1. download the latest svn snapshot http://www.opencores.org
2. tar -xzvf zpu_latest.tar.gz
3. In zpu/readme.txt you find information on how to run a
hello world ModelSim example.
4. Run the simulation in ModelSim, this outputs a log.txt which prints
5. Modify hello.c, rebuild and run in ModelSim(also described in readme.txt)
Look in the example/simzpu_small.do simulation file and use zpu_small_core.vhd as the top level file in your synthesis software. You'll then need to pull in zpu_config.vhd, hello_world.vhd, and zpupkg.vhd. You now have a standalone ZPU that can be used to smoketest synthesis and do some crude resource measurements relatively easily in just about any synthesis software. Adjust zpu_config.vhd to use DontCareValue='X' and maxAddrBitBRAM to fit the RAM you want to assign to the ZPU for your synthesis test.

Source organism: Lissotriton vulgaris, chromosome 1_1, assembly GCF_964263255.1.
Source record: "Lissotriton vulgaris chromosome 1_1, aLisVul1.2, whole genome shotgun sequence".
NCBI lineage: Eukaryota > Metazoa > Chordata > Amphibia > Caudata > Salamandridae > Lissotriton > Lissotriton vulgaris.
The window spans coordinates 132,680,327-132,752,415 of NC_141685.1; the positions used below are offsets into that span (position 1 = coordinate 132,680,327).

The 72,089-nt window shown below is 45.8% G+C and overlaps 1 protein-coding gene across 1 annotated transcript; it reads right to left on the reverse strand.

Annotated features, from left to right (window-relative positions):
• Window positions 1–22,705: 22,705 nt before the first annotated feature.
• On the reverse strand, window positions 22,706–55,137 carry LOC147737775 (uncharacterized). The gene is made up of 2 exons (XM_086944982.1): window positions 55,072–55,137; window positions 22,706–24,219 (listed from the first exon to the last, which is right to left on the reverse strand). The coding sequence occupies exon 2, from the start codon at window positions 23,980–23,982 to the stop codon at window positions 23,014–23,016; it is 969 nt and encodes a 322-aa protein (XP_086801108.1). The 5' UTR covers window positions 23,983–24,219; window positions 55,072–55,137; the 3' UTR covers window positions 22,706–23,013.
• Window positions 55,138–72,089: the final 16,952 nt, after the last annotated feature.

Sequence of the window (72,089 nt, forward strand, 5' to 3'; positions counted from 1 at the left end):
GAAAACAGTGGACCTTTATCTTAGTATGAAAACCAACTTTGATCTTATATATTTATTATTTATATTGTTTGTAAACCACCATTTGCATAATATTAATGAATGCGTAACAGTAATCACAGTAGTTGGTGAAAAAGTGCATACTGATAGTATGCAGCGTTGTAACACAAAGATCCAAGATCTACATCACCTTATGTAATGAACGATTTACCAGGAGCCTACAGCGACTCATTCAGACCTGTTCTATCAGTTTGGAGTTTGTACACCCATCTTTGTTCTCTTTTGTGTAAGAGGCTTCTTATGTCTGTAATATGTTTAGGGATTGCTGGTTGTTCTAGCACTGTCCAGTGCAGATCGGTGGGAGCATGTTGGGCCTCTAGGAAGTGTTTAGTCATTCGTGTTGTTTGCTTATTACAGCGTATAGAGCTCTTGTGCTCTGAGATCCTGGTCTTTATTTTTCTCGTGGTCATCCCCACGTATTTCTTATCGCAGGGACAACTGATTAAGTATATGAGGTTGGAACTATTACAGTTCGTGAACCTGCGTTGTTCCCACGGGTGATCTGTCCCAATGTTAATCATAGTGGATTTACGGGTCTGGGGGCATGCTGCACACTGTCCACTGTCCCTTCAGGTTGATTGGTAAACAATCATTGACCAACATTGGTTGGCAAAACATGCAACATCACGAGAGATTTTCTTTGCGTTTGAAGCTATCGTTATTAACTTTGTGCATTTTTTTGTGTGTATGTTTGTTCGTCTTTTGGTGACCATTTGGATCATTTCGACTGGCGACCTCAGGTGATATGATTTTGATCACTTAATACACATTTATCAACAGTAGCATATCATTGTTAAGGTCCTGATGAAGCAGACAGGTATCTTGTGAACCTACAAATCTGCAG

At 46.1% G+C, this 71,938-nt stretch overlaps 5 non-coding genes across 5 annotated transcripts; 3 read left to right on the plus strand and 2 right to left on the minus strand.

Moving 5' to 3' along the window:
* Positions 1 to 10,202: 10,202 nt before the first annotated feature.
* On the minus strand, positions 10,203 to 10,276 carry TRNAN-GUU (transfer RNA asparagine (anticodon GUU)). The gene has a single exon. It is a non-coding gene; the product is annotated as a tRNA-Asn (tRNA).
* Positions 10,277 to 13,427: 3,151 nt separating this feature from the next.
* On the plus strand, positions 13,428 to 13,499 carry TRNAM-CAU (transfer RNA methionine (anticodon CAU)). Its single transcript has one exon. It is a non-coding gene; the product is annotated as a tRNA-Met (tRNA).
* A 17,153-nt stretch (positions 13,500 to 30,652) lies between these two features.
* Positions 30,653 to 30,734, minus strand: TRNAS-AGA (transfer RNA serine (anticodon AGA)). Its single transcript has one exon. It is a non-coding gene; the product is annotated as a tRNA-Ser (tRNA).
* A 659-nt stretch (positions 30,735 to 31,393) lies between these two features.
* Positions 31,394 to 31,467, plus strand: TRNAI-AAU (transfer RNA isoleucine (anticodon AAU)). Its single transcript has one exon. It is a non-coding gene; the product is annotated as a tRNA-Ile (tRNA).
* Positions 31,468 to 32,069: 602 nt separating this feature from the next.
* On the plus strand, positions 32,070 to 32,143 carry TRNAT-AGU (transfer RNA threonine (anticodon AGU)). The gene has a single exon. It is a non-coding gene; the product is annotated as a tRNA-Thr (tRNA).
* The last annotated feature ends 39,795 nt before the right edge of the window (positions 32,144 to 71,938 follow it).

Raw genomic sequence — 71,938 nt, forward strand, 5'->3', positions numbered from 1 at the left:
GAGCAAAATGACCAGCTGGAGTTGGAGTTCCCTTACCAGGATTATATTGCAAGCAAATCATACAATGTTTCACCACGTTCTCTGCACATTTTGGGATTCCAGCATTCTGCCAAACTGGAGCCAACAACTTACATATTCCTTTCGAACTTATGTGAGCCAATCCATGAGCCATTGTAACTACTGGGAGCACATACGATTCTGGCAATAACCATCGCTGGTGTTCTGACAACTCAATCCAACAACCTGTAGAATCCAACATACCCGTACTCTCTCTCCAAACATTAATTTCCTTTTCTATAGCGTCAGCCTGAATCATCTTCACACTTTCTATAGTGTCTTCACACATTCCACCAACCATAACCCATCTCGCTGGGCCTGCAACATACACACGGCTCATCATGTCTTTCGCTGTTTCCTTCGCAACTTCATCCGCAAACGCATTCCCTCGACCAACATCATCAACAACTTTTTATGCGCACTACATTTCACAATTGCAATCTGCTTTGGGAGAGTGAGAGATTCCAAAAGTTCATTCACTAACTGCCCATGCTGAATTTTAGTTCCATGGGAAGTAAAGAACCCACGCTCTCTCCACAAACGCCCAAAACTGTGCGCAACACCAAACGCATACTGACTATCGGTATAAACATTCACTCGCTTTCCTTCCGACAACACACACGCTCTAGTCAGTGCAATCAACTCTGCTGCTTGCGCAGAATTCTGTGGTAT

Normally such synthesis GUI/IDE's should allow you to pick some FPGA part and choose some default pins for the top level ZPU. This will allow you to run some smoketest on synthesis and get a feel for timing constraints, size, etc. after place and route.
This will either "just work" as the hello_world.vhd uses inference to implement BRAM's, or you will have to implement a dual port RAM according to the FPGA architecture and synthesis software requirements. You may run into some small hickups with certain synthesis software, such as Synplify where you need to tweak the ZPU code to complete synthesis.
If you modify the ZPU, it is possible to run a verification procedure against larger applications to check that the modifications do not introduce subtle bugs.